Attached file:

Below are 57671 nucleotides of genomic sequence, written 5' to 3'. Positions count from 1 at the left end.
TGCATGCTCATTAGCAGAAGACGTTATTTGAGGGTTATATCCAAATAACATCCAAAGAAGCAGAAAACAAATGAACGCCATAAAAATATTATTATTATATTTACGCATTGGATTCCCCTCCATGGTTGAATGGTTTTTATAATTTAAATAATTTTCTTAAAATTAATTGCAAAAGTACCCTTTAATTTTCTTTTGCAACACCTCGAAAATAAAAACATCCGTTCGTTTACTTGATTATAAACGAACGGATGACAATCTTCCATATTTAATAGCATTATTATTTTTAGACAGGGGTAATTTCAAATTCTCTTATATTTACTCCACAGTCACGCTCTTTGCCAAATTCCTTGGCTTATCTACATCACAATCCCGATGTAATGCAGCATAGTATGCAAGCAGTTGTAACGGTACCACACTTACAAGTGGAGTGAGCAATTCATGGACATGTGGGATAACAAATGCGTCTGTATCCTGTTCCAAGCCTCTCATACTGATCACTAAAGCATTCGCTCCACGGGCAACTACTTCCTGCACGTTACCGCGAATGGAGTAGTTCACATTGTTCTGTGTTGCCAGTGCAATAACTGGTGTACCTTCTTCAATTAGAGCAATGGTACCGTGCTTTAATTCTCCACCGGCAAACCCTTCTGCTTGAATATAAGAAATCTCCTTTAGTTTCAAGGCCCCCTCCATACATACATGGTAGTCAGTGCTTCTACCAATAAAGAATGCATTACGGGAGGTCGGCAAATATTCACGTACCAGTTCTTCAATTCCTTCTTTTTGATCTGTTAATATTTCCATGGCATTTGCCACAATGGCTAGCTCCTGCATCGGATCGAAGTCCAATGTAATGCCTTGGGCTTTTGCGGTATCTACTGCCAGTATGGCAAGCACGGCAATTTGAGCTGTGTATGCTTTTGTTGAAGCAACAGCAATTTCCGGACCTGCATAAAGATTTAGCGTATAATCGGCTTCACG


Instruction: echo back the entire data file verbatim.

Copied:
Below are 57671 nucleotides of genomic sequence, written 5' to 3'. Positions count from 1 at the left end.
TGCATGCTCATTAGCAGAAGACGTTATTTGAGGGTTATATCCAAATAACATCCAAAGAAGCAGAAAACAAATGAACGCCATAAAAATATTATTATTATATTTACGCATTGGATTCCCCTCCATGGTTGAATGGTTTTTATAATTTAAATAATTTTCTTAAAATTAATTGCAAAAGTACCCTTTAATTTTCTTTTGCAACACCTCGAAAATAAAAACATCCGTTCGTTTACTTGATTATAAACGAACGGATGACAATCTTCCATATTTAATAGCATTATTATTTTTAGACAGGGGTAATTTCAAATTCTCTTATATTTACTCCACAGTCACGCTCTTTGCCAAATTCCTTGGCTTATCTACATCACAATCCCGATGTAATGCAGCATAGTATGCAAGCAGTTGTAACGGTACCACACTTACAAGTGGAGTGAGCAATTCATGGACATGTGGGATAACAAATGCGTCTGTATCCTGTTCCAAGCCTCTCATACTGATCACTAAAGCATTCGCTCCACGGGCAACTACTTCCTGCACGTTACCGCGAATGGAGTAGTTCACATTGTTCTGTGTTGCCAGTGCAATAACTGGTGTACCTTCTTCAATTAGAGCAATGGTACCGTGCTTTAATTCTCCACCGGCAAACCCTTCTGCTTGAATATAAGAAATCTCCTTTAGTTTCAAGGCCCCCTCCATACATACATGGTAGTCAGTGCTTCTACCAATAAAGAATGCATTACGGGAGGTCGGCAAATATTCACGTACCAGTTCTTCAATTCCTTCTTTTTGATCTGTTAATATTTCCATGGCATTTGCCACAATGGCTAGCTCCTGCATCGGATCGAAGTCCAATGTAATGCCTTGGGCTTTTGCGGTATCTACTGCCAGTATGGCAAGCACGGCAATTTGAGCTGTGTATGCTTTTGTTGAAGCAACAGCAATTTCCGGACCTGCATAAAGATTTAGCGTATAATCGGCTTCACG